This Friday, the Bureau of Labor Statistics will release the May jobs report. Following a disappointing April report, May’s report will be watched closely for indications of whether the April report was a blip or a sign of a more substantial slowdown. May is likely to show the jobs recovery picking up steam again, but will likely still be more modest than previously anticipated before the April report. These are four things I’m watching for in Friday’s jobs report:
- Modest rebound in payroll gains: Payroll gains are likely to rebound from a disappointing April, rising 600,000. While this would be a strong report during normal economic times, it would still be a setback from the forecasted 1-million-a-month job gains anticipated just a month ago.
- The shortages effect: The economy is dealing with multiple types of shortages, with certain industries seeing harsher impacts. Supply shortages of materials may impede jobs growth in industries like manufacturing or construction. Similarly, labor shortages could slow job gains in frontline service roles in industries like leisure & hospitality.
- Elevated earnings and hours: The crunch from labor shortages is likely to put upward pressure on both average hourly earnings and average weekly hours in affected industries, like leisure & hospitality as employers attempt to attract more workers and increase hours for the workers they do have.
- Unemployment rate largely unchanged: The unemployment rate rose slightly to 6.1 percent in April. We expect the unemployment rate to remain largely unchanged in May as workers begin searching for work (adding them back into the labor force), but it takes time for them to find new jobs (transitioning them from unemployed to employed).
What’s the Near-Term Outlook for Labor Shortages?
Over the last three months, reports of labor shortages have skyrocketed. In particular, employers in leisure & hospitality have been turning to diverse tactics to attract workers with everything from free food to more straightforward raises.
The April jobs report appeared to show evidence confirming these concerns. Not only did the report show slowing job gains, more importantly it also showed average hourly earnings shooting up 6.8 percent year-over-year for production and nonsupervisory employees in leisure & hospitality, with almost all of that increase occurring since December. The increase in wages is a prominent indicator that employers are raising pay to attract workers.
Reports of labor shortages have not slowed down in May, but job search activity does appear to be rebounding. Google Trends data shows that searches for jobs surged 27 percent from their trough in mid-March to their mid-May peak. Job searches are now near their highest level in 2021.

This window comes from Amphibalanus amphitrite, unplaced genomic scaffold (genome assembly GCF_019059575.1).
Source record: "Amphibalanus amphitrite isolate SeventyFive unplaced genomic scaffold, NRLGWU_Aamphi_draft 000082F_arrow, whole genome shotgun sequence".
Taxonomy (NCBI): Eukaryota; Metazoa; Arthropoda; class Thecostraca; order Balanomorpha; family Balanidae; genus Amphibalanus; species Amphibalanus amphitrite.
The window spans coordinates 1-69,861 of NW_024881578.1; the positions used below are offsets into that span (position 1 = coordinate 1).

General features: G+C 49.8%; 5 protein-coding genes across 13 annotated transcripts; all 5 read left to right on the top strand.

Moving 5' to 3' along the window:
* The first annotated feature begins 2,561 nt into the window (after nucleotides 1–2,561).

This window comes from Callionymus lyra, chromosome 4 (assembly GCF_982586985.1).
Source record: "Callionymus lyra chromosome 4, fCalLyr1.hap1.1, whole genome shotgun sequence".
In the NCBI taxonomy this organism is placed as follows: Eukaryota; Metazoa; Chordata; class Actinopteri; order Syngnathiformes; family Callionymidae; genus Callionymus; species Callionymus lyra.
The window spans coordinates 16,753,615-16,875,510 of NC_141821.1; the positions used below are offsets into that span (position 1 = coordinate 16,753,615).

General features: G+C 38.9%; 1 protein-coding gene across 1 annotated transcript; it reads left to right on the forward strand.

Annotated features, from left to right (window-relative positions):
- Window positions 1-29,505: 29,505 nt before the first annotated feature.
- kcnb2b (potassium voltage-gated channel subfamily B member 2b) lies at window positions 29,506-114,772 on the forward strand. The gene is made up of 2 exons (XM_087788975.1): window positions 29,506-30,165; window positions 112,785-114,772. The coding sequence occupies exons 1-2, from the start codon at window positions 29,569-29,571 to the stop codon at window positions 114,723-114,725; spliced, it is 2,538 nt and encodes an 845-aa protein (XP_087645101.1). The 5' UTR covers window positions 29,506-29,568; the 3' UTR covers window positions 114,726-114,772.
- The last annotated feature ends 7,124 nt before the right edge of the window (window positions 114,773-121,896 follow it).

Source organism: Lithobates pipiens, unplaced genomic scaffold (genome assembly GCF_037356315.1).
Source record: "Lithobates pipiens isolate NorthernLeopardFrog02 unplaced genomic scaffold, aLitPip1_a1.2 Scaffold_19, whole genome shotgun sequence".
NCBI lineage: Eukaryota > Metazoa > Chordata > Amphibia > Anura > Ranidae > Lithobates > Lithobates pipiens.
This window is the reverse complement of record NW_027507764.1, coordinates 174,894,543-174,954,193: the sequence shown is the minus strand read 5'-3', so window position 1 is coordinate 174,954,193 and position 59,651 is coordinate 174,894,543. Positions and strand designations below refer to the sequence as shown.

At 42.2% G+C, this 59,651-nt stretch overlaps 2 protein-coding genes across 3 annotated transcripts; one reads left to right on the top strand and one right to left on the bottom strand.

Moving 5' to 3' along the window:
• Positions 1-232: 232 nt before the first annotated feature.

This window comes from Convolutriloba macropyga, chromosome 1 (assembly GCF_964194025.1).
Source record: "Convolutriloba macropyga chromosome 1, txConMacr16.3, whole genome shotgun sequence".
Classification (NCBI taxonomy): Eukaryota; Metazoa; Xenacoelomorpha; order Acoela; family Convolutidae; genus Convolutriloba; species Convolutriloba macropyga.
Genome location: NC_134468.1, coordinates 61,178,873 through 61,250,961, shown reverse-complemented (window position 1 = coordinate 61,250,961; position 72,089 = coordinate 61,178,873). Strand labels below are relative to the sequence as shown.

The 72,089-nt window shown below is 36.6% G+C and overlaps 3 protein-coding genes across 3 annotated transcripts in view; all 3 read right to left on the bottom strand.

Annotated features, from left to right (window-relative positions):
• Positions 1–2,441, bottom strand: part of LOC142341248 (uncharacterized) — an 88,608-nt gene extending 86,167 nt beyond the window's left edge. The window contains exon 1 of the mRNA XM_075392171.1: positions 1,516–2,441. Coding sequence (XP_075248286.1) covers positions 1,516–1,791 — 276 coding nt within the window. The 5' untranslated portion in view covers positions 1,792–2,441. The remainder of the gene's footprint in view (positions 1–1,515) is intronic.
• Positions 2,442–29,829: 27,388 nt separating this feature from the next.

If the slowdown in the recovery is being driven predominantly by labor shortages, these conditions may only partially ease in coming months. The pandemic is still ongoing, with only 4 in 10 Americans fully vaccinated. And, as the school year ends, many parents will again need to juggle childcare needs and work. While the public health and employment situations are improving, there still remain significant barriers to returning to pre-crisis employment levels.
Why is Job Growth Slowing?
While the labor shortage debate has been front and center, two mechanical trends also may be contributing to the jobs growth slowdown.
First, the stock of temporary layoffs has declined dramatically, from a peak of 18 million in April 2020 to 2.1 million in April 2021. The number of temporarily laid off workers has not significantly changed since February. While some of these workers will be recalled as the economy fully reopens, we may have picked the low-hanging economic fruit of the labor market recovery. At this point, job gains will need to come from connecting the permanently laid off or labor force dropouts to new employers and new jobs, a far taller task.
Second, the slowdown in employment growth in April was largely due to an increase in outflows from employment to unemployment or out of the labor force. April actually saw an increase in inflows into employment, but that was offset by the larger rise in outflows.
This trend could be interpreted more optimistically because there wasn’t a clear reason for outflows to increase in April. The lack of a clear reason may point to a hiccup in the recovery rather than a structural trend. And if the rise in outflows was a blip, that may indicate we’ll see an uptick in jobs growth in May and in the coming months as the economic situation continues to improve.
Outlook for May and Beyond
The slowdown in April may have been a leading indicator of a more sluggish recovery as the summer begins. Several real time indicators paint a holistic picture of modest job growth in May. For example, the ISM Manufacturing Employment Index slowed in May as the share of employers indicating declining employment spiked. While unemployment insurance initial claims have declined dramatically, the improvement in continuing claims has slowed. The Real-Time Population Survey actually showed employment declining by a large but statistically insignificant amount.
The spring jobs reports may point to a recovery that’s slow getting off the starting blocks, but nevertheless has room to pick up momentum in 2021. Most importantly, the public health situation is improving, enabling the economy to reopen more broadly. If public health conditions improve further and the pandemic abates in the United States, we could see a much more significant upswell in the labor market by the end of the year. Overall, while the road to recovery may be bumpy, the labor market is still on the right track.